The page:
An Outline In Time, Saves Nine (freakin drafts)

Bloody Book

Bloody Book

I finally crossed into the last third of my WIP with my massive revision!



*throws papers up in the air*

*dances on her manuscript*


let me explain why this means so much to me.

I started my revision (draft#2) before truly finishing my analysis of draft#1, because I just burned to make corrections. They kept me up at night, like a bunch of doctors standing at the foot of my bed, looking down their noses, waiting to declare me and my work a lost cause. I started draft #2 and almost got through the first third of the manuscript before I realized the worldbuilding had to be expanded. I had SO MANY new ideas that would make the novel SO MUCH better this time around!

So I stopped, brainstormed and world-built and had a blast imagining how awesome the story will be, and then I started draft #3.

I got to the middle this time, before I realized I had to rework the plot. Some things were too loose, others too tight, there were two subplots too many and the main plot needed some oiling, and the whole machine just sputtered and rattled and fought against the laws of physics and natural degradation, running on my sheer naivete alone.

So I stopped again, reworked the detailed outline of the story, and started draft #4.

Then I got pregnant and died a few times every day because of the terrible, horrible, incredibly fucking torturous pregnancy sickness, and could no longer focus to write shit. Several months passed, and took my sickness with them — and I swore on my ancestors’ graves I would find and slaughter the moron who called it “morning sickness” and not “whole-day agony”.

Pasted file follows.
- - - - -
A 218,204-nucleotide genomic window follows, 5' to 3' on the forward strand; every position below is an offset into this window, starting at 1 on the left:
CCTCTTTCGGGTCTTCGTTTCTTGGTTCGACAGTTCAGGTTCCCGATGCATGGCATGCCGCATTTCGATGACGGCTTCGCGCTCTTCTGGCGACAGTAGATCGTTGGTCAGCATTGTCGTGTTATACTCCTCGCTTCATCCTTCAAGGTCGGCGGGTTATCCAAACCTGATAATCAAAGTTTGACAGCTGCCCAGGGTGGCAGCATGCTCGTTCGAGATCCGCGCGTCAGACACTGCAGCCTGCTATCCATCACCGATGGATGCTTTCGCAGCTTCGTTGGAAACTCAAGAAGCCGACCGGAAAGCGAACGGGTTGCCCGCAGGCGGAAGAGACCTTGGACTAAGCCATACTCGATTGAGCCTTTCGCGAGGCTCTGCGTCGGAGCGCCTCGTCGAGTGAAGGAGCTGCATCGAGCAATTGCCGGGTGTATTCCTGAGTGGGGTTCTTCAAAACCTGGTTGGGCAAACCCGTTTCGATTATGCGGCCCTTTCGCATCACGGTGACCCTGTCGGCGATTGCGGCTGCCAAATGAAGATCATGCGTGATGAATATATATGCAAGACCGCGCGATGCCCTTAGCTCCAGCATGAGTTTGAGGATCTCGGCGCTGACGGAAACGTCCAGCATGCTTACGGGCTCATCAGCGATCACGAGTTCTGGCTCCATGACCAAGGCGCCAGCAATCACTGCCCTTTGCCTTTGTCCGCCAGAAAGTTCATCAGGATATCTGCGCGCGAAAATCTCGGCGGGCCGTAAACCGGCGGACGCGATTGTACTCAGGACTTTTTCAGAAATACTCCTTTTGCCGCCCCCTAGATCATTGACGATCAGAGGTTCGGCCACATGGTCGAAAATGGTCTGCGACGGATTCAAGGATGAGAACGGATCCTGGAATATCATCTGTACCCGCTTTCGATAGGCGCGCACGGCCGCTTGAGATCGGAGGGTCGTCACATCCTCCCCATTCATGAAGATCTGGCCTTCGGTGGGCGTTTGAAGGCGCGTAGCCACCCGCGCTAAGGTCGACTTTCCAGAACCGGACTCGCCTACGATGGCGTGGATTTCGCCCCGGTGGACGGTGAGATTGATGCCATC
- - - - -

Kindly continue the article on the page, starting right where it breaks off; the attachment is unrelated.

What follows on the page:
But then I looked at my Frankensteinian concoction of a manuscript, and my eyeballs almost fell outta my head. It wasn’t a novel. It wasn’t even a draft—it was a freakin mutant! Lying there in a puddle of drool, breathing heavily like Ripley’s seventh clone, begging me to kill it.

So I went through it again (draft#5?), to remember what the hell I did to it, and to EDIT some of the nasty stuff out that I threw in there in my insane revision frenzy. Of course the outlines I had were nothing more than scene lists, no clear intention or plan, and none of the feverish ideas I had before were written down. But I kept going, and soon passed the bloodstains where each previous draft had died in pain, and just kept going.

And now I’ve reached the last third! The farthest I’ve been so far. Yay!

Behind me, the corpses of several dead drafts, cut out scenes and subplots, chopped off mutant limbs and corrected plot warts.

Before me, a chunk of virgin first draft that I haven’t even read once since I wrote it last year!

I’m going to upgrade this baby so it clicks with the rest, and have a finished manuscript that can finally be gazed upon by someone else’s talented eyes.